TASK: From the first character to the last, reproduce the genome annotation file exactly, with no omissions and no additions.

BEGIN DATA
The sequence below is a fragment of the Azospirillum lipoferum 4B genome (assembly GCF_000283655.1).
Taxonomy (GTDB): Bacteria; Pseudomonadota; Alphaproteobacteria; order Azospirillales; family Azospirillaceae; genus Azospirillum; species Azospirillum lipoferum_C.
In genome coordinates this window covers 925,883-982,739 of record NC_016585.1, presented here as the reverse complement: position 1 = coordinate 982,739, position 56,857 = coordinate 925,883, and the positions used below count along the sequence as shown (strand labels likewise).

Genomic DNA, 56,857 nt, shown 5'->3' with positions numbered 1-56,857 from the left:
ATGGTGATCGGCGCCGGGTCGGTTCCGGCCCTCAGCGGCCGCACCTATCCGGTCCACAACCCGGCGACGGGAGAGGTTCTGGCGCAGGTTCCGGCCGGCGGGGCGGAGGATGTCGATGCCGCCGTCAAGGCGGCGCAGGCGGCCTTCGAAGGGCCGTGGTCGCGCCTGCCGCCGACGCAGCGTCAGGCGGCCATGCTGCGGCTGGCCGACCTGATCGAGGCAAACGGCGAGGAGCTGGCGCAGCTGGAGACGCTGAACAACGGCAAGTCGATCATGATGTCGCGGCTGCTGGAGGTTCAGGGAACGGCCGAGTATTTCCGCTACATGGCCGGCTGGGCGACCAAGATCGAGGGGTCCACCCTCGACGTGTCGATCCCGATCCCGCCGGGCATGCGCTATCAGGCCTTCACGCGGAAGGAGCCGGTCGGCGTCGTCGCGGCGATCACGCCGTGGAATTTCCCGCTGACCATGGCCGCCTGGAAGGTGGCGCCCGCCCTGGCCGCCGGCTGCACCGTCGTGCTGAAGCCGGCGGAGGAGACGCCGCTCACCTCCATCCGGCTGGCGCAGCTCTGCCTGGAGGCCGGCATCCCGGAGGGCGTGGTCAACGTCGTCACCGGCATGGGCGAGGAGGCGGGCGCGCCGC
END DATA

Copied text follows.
The sequence below is a fragment of the Azospirillum lipoferum 4B genome (assembly GCF_000283655.1).
Taxonomy (GTDB): Bacteria; Pseudomonadota; Alphaproteobacteria; order Azospirillales; family Azospirillaceae; genus Azospirillum; species Azospirillum lipoferum_C.
In genome coordinates this window covers 925,883-982,739 of record NC_016585.1, presented here as the reverse complement: position 1 = coordinate 982,739, position 56,857 = coordinate 925,883, and the positions used below count along the sequence as shown (strand labels likewise).

Genomic DNA, 56,857 nt, shown 5'->3' with positions numbered 1-56,857 from the left:
ATGGTGATCGGCGCCGGGTCGGTTCCGGCCCTCAGCGGCCGCACCTATCCGGTCCACAACCCGGCGACGGGAGAGGTTCTGGCGCAGGTTCCGGCCGGCGGGGCGGAGGATGTCGATGCCGCCGTCAAGGCGGCGCAGGCGGCCTTCGAAGGGCCGTGGTCGCGCCTGCCGCCGACGCAGCGTCAGGCGGCCATGCTGCGGCTGGCCGACCTGATCGAGGCAAACGGCGAGGAGCTGGCGCAGCTGGAGACGCTGAACAACGGCAAGTCGATCATGATGTCGCGGCTGCTGGAGGTTCAGGGAACGGCCGAGTATTTCCGCTACATGGCCGGCTGGGCGACCAAGATCGAGGGGTCCACCCTCGACGTGTCGATCCCGATCCCGCCGGGCATGCGCTATCAGGCCTTCACGCGGAAGGAGCCGGTCGGCGTCGTCGCGGCGATCACGCCGTGGAATTTCCCGCTGACCATGGCCGCCTGGAAGGTGGCGCCCGCCCTGGCCGCCGGCTGCACCGTCGTGCTGAAGCCGGCGGAGGAGACGCCGCTCACCTCCATCCGGCTGGCGCAGCTCTGCCTGGAGGCCGGCATCCCGGAGGGCGTGGTCAACGTCGTCACCGGCATGGGCGAGGAGGCGGGCGCGCCGC